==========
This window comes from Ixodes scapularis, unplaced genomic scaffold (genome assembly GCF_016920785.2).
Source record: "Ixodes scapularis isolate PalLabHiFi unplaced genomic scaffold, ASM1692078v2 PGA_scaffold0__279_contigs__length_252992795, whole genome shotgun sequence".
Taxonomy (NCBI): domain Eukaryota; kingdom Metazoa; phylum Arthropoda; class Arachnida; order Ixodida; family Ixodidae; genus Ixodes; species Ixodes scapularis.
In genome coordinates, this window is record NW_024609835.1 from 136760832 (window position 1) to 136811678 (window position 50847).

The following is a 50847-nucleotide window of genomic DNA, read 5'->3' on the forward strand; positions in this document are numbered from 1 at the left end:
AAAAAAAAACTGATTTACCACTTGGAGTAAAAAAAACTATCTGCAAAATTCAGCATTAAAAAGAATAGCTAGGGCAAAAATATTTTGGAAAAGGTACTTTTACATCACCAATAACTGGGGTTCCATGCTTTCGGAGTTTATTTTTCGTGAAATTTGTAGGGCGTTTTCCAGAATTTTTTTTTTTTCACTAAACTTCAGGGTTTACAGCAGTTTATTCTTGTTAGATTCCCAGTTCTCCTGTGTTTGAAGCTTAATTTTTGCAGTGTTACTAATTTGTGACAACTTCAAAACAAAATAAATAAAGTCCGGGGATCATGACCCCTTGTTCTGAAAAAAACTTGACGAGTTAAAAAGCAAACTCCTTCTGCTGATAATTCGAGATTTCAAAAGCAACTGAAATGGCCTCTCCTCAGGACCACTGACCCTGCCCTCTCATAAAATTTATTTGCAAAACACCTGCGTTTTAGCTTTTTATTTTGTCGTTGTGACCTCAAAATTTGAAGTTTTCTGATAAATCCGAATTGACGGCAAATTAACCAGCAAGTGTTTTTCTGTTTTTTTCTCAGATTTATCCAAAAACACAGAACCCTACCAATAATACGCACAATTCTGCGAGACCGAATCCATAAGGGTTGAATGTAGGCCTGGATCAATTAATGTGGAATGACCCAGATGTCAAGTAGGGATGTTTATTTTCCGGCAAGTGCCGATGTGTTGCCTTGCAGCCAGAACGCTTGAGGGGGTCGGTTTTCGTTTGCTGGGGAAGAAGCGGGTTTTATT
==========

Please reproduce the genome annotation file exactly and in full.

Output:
This window comes from Ixodes scapularis, unplaced genomic scaffold (genome assembly GCF_016920785.2).
Source record: "Ixodes scapularis isolate PalLabHiFi unplaced genomic scaffold, ASM1692078v2 PGA_scaffold0__279_contigs__length_252992795, whole genome shotgun sequence".
Taxonomy (NCBI): domain Eukaryota; kingdom Metazoa; phylum Arthropoda; class Arachnida; order Ixodida; family Ixodidae; genus Ixodes; species Ixodes scapularis.
In genome coordinates, this window is record NW_024609835.1 from 136760832 (window position 1) to 136811678 (window position 50847).

The following is a 50847-nucleotide window of genomic DNA, read 5'->3' on the forward strand; positions in this document are numbered from 1 at the left end:
AAAAAAAAACTGATTTACCACTTGGAGTAAAAAAAACTATCTGCAAAATTCAGCATTAAAAAGAATAGCTAGGGCAAAAATATTTTGGAAAAGGTACTTTTACATCACCAATAACTGGGGTTCCATGCTTTCGGAGTTTATTTTTCGTGAAATTTGTAGGGCGTTTTCCAGAATTTTTTTTTTTTCACTAAACTTCAGGGTTTACAGCAGTTTATTCTTGTTAGATTCCCAGTTCTCCTGTGTTTGAAGCTTAATTTTTGCAGTGTTACTAATTTGTGACAACTTCAAAACAAAATAAATAAAGTCCGGGGATCATGACCCCTTGTTCTGAAAAAAACTTGACGAGTTAAAAAGCAAACTCCTTCTGCTGATAATTCGAGATTTCAAAAGCAACTGAAATGGCCTCTCCTCAGGACCACTGACCCTGCCCTCTCATAAAATTTATTTGCAAAACACCTGCGTTTTAGCTTTTTATTTTGTCGTTGTGACCTCAAAATTTGAAGTTTTCTGATAAATCCGAATTGACGGCAAATTAACCAGCAAGTGTTTTTCTGTTTTTTTCTCAGATTTATCCAAAAACACAGAACCCTACCAATAATACGCACAATTCTGCGAGACCGAATCCATAAGGGTTGAATGTAGGCCTGGATCAATTAATGTGGAATGACCCAGATGTCAAGTAGGGATGTTTATTTTCCGGCAAGTGCCGATGTGTTGCCTTGCAGCCAGAACGCTTGAGGGGGTCGGTTTTCGTTTGCTGGGGAAGAAGCGGGTTTTATT